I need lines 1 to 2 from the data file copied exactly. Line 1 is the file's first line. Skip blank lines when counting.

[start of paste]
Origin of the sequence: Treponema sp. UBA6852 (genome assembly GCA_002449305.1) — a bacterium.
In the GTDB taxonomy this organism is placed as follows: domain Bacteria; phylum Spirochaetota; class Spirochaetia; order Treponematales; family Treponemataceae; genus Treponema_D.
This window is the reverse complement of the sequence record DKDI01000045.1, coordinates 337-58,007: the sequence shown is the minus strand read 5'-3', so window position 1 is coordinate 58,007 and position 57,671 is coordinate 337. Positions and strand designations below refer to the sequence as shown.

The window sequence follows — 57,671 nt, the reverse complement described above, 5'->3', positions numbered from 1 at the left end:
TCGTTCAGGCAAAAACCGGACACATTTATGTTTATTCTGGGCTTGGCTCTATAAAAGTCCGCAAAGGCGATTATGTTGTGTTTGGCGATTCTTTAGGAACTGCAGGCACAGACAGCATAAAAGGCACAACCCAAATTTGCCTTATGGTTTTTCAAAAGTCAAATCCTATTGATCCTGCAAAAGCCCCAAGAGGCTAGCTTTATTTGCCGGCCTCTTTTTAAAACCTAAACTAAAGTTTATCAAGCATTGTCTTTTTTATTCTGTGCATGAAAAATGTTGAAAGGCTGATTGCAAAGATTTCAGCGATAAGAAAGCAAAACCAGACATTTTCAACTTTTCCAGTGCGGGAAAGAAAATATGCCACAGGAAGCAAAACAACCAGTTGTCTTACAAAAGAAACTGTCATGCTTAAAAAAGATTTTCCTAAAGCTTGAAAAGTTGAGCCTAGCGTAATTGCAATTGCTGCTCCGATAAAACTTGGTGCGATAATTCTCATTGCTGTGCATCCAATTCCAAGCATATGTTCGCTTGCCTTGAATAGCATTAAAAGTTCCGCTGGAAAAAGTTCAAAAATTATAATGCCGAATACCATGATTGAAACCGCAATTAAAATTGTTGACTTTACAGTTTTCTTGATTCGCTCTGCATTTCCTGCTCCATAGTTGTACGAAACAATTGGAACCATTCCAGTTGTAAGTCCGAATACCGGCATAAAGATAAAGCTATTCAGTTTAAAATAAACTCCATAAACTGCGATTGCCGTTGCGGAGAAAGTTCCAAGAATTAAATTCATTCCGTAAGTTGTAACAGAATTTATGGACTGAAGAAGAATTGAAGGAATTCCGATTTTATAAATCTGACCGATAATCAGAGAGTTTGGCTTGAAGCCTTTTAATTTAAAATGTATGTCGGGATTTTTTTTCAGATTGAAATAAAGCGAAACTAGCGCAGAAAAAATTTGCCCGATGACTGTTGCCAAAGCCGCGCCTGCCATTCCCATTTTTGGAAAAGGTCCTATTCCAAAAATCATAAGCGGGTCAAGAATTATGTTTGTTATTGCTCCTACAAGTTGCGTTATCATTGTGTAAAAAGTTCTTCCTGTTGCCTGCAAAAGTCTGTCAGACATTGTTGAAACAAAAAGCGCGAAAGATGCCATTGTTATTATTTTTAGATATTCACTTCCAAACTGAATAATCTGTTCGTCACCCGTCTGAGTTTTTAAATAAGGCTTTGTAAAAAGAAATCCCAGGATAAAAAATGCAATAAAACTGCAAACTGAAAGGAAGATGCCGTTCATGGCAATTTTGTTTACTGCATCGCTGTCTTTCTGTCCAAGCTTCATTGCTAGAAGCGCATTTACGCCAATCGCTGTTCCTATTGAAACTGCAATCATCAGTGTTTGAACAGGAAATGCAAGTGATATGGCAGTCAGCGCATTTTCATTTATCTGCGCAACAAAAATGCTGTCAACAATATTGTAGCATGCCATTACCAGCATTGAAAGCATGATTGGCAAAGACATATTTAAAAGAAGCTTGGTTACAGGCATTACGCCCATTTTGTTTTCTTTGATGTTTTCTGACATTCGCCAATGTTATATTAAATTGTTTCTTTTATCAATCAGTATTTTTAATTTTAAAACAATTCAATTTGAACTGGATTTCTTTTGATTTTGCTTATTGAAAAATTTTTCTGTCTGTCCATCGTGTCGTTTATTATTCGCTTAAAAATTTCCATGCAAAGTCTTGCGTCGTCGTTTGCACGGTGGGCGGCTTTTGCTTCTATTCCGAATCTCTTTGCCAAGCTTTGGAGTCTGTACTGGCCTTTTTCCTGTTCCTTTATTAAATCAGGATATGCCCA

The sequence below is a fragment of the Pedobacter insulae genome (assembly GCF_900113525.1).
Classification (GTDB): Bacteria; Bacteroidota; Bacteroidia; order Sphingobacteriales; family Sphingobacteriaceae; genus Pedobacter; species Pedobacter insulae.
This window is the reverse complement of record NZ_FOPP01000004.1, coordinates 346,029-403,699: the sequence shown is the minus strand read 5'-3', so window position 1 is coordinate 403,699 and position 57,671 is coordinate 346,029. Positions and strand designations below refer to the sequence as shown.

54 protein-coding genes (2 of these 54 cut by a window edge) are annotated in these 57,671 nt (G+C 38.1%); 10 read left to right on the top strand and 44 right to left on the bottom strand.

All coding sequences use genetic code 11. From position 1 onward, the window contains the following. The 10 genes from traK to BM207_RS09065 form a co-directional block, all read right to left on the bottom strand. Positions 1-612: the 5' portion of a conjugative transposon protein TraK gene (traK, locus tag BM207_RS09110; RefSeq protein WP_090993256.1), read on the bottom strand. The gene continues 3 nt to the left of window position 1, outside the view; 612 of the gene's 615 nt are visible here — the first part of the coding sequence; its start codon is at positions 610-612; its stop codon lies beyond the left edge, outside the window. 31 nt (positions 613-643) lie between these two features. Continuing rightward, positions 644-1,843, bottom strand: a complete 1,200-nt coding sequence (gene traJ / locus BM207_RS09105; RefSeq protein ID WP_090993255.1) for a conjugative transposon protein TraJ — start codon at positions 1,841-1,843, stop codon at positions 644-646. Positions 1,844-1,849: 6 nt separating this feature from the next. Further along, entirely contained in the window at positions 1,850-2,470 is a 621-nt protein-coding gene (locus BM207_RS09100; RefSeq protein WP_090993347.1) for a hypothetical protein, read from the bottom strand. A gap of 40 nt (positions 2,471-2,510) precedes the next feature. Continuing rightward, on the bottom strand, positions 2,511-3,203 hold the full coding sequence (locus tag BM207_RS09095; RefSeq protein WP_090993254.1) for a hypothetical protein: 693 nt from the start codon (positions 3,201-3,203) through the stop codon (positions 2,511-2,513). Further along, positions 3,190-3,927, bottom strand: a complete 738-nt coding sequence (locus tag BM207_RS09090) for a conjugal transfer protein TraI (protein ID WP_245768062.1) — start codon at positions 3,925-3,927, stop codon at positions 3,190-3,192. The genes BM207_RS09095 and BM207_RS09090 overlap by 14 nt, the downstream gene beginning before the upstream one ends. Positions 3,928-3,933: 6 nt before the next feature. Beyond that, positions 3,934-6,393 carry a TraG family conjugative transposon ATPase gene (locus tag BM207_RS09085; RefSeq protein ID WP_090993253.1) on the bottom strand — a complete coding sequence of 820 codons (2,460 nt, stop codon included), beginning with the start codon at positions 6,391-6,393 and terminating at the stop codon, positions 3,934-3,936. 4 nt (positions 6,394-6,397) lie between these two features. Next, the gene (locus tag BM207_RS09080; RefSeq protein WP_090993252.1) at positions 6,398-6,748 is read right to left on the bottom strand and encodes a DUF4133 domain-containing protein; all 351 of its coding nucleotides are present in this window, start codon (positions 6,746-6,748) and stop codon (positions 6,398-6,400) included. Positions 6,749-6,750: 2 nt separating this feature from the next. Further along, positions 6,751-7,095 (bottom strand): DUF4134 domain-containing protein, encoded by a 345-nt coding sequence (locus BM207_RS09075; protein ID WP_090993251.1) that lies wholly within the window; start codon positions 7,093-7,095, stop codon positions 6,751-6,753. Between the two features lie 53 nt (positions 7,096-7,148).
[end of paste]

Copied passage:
Origin of the sequence: Treponema sp. UBA6852 (genome assembly GCA_002449305.1) — a bacterium.
In the GTDB taxonomy this organism is placed as follows: domain Bacteria; phylum Spirochaetota; class Spirochaetia; order Treponematales; family Treponemataceae; genus Treponema_D.